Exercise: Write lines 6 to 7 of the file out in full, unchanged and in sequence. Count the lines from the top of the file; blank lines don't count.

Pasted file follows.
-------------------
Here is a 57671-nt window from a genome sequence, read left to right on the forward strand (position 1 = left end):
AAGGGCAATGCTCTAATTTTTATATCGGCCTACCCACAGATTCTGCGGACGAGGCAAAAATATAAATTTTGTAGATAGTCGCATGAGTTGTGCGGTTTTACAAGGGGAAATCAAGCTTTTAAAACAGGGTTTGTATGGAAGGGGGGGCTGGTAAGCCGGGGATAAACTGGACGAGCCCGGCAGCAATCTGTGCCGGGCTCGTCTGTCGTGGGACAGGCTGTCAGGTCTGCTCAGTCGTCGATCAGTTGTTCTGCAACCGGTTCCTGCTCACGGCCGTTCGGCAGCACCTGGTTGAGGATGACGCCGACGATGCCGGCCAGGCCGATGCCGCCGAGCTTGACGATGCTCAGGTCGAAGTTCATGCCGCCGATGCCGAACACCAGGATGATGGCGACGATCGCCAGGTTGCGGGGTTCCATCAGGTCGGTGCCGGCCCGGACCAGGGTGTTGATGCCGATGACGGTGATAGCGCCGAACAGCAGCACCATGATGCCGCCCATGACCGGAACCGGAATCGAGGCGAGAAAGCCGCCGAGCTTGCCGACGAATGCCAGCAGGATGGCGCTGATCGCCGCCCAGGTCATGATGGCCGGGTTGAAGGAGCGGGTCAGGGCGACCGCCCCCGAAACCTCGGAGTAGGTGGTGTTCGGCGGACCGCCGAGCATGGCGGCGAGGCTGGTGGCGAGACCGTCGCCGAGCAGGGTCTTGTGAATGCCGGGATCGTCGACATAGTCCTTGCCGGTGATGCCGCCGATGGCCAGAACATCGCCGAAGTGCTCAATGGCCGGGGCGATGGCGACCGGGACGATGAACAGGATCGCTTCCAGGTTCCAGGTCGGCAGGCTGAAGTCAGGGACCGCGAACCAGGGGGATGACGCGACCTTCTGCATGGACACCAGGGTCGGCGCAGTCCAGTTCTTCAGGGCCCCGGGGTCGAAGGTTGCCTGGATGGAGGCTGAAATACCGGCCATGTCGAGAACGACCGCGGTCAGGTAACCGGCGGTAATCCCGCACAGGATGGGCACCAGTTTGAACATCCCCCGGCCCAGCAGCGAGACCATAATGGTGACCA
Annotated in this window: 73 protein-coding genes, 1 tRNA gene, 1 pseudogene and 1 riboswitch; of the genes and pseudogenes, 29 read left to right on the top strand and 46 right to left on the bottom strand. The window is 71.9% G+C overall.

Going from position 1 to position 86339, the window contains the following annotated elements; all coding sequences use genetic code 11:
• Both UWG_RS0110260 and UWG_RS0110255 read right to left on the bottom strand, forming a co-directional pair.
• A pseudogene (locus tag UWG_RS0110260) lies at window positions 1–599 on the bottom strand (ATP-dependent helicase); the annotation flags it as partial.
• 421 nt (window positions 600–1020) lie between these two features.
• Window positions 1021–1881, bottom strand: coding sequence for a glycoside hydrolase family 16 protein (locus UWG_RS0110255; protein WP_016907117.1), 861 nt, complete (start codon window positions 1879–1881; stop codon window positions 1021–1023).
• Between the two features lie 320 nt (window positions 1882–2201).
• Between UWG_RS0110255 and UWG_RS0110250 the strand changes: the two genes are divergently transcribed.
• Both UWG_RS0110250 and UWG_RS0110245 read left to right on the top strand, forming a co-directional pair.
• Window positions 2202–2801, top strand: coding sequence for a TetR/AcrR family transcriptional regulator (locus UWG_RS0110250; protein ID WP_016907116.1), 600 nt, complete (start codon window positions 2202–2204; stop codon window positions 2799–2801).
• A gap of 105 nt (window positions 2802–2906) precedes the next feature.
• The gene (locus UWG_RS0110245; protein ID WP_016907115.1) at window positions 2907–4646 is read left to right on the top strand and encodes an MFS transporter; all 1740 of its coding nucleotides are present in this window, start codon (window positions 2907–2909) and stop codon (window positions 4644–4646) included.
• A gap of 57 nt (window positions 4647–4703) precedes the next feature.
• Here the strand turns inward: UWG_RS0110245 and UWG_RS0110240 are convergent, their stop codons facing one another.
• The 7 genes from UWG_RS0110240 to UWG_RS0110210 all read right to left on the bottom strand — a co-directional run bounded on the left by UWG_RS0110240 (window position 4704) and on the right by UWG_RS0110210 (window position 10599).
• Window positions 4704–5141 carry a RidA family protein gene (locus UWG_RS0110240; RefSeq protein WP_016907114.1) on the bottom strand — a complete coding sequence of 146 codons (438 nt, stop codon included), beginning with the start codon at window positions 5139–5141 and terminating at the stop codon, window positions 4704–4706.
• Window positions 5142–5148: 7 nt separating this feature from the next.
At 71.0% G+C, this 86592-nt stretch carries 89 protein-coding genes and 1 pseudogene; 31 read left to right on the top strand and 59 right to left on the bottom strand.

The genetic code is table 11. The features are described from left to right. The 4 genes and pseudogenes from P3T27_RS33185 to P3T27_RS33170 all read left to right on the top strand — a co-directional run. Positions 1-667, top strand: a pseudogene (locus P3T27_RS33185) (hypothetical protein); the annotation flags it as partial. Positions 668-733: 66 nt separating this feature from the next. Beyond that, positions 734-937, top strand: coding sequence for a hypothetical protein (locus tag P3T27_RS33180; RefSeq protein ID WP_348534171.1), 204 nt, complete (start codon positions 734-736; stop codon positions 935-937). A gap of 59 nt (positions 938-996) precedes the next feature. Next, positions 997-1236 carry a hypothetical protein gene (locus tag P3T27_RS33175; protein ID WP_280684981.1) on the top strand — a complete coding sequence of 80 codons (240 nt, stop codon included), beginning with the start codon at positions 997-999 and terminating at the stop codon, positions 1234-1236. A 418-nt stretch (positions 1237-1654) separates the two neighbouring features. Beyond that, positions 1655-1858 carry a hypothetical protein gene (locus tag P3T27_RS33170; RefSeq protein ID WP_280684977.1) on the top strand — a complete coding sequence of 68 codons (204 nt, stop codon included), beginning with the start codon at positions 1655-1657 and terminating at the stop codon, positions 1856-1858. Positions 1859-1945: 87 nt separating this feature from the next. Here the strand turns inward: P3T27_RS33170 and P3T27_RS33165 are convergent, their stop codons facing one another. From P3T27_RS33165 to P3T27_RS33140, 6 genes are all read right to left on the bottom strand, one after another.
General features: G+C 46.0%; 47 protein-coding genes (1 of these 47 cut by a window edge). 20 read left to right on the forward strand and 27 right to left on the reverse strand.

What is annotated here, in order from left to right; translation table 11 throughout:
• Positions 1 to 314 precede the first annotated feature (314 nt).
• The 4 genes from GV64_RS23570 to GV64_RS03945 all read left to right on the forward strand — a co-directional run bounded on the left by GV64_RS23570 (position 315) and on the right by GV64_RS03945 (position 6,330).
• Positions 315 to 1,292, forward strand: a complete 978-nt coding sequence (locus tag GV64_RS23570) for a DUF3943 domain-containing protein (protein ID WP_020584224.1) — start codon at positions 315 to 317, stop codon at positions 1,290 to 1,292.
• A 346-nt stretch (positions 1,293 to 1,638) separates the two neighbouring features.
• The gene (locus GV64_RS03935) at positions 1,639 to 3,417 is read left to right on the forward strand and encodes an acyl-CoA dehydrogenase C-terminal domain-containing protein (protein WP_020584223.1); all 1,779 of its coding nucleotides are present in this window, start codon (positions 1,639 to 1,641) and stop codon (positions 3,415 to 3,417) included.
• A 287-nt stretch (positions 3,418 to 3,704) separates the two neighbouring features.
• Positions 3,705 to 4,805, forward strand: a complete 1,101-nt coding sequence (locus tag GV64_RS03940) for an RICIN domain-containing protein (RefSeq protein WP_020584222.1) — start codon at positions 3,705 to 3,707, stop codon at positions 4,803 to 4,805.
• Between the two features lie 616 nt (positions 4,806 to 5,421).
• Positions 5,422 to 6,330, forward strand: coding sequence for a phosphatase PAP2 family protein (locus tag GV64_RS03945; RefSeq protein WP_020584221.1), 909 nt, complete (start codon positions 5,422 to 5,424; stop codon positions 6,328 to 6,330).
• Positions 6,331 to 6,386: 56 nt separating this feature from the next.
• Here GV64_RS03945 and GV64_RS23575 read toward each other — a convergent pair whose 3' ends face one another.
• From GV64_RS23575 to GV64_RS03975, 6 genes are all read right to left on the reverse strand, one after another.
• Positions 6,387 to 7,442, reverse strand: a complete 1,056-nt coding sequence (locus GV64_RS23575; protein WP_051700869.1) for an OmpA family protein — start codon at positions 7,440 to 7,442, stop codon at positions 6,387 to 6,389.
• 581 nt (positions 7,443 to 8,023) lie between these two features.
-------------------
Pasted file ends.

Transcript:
• A pseudogene (locus tag UWG_RS0110260) lies at window positions 1–599 on the bottom strand (ATP-dependent helicase); the annotation flags it as partial.
• 421 nt (window positions 600–1020) lie between these two features.